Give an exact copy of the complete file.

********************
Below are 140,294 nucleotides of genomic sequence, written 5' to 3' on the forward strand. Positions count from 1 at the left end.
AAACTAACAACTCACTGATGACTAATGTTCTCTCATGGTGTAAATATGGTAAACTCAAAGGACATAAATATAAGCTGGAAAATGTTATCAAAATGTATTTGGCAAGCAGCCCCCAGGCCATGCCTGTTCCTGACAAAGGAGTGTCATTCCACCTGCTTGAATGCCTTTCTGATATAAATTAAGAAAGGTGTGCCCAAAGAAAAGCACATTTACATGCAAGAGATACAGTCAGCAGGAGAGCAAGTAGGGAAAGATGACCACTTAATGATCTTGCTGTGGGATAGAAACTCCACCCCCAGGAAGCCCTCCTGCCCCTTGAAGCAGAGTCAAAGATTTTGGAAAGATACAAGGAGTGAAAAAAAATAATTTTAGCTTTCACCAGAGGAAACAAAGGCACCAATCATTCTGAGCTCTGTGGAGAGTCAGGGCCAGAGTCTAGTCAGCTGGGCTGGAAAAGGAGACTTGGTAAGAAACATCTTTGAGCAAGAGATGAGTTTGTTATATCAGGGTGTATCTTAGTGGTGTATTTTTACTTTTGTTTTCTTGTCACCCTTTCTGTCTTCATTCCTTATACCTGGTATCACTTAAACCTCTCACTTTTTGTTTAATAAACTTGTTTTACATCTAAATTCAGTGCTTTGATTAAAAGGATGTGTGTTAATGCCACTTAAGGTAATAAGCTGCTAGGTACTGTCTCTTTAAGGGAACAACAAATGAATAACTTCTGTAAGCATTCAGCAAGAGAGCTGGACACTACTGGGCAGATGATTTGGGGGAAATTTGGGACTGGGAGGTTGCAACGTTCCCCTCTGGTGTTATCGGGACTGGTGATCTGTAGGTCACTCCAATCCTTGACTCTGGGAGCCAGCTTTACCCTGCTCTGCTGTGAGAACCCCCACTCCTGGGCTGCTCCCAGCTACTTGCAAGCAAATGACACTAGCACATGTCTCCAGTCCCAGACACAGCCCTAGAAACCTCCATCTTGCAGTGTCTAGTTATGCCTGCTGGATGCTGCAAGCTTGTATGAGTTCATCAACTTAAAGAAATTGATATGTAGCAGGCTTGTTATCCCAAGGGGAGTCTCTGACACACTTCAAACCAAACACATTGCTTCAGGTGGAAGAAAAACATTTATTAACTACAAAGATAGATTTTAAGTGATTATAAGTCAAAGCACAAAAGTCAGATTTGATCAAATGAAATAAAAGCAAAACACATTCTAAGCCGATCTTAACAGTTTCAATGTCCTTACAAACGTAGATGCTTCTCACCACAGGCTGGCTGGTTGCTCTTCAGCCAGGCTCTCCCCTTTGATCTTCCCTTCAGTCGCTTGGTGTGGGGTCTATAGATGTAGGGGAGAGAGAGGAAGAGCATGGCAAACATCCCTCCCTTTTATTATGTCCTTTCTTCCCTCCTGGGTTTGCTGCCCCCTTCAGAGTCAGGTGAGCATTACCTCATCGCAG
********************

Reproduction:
Below are 140,294 nucleotides of genomic sequence, written 5' to 3' on the forward strand. Positions count from 1 at the left end.
AAACTAACAACTCACTGATGACTAATGTTCTCTCATGGTGTAAATATGGTAAACTCAAAGGACATAAATATAAGCTGGAAAATGTTATCAAAATGTATTTGGCAAGCAGCCCCCAGGCCATGCCTGTTCCTGACAAAGGAGTGTCATTCCACCTGCTTGAATGCCTTTCTGATATAAATTAAGAAAGGTGTGCCCAAAGAAAAGCACATTTACATGCAAGAGATACAGTCAGCAGGAGAGCAAGTAGGGAAAGATGACCACTTAATGATCTTGCTGTGGGATAGAAACTCCACCCCCAGGAAGCCCTCCTGCCCCTTGAAGCAGAGTCAAAGATTTTGGAAAGATACAAGGAGTGAAAAAAAATAATTTTAGCTTTCACCAGAGGAAACAAAGGCACCAATCATTCTGAGCTCTGTGGAGAGTCAGGGCCAGAGTCTAGTCAGCTGGGCTGGAAAAGGAGACTTGGTAAGAAACATCTTTGAGCAAGAGATGAGTTTGTTATATCAGGGTGTATCTTAGTGGTGTATTTTTACTTTTGTTTTCTTGTCACCCTTTCTGTCTTCATTCCTTATACCTGGTATCACTTAAACCTCTCACTTTTTGTTTAATAAACTTGTTTTACATCTAAATTCAGTGCTTTGATTAAAAGGATGTGTGTTAATGCCACTTAAGGTAATAAGCTGCTAGGTACTGTCTCTTTAAGGGAACAACAAATGAATAACTTCTGTAAGCATTCAGCAAGAGAGCTGGACACTACTGGGCAGATGATTTGGGGGAAATTTGGGACTGGGAGGTTGCAACGTTCCCCTCTGGTGTTATCGGGACTGGTGATCTGTAGGTCACTCCAATCCTTGACTCTGGGAGCCAGCTTTACCCTGCTCTGCTGTGAGAACCCCCACTCCTGGGCTGCTCCCAGCTACTTGCAAGCAAATGACACTAGCACATGTCTCCAGTCCCAGACACAGCCCTAGAAACCTCCATCTTGCAGTGTCTAGTTATGCCTGCTGGATGCTGCAAGCTTGTATGAGTTCATCAACTTAAAGAAATTGATATGTAGCAGGCTTGTTATCCCAAGGGGAGTCTCTGACACACTTCAAACCAAACACATTGCTTCAGGTGGAAGAAAAACATTTATTAACTACAAAGATAGATTTTAAGTGATTATAAGTCAAAGCACAAAAGTCAGATTTGATCAAATGAAATAAAAGCAAAACACATTCTAAGCCGATCTTAACAGTTTCAATGTCCTTACAAACGTAGATGCTTCTCACCACAGGCTGGCTGGTTGCTCTTCAGCCAGGCTCTCCCCTTTGATCTTCCCTTCAGTCGCTTGGTGTGGGGTCTATAGATGTAGGGGAGAGAGAGGAAGAGCATGGCAAACATCCCTCCCTTTTATTATGTCCTTTCTTCCCTCCTGGGTTTGCTGCCCCCTTCAGAGTCAGGTGAGCATTACCTCATCGCAG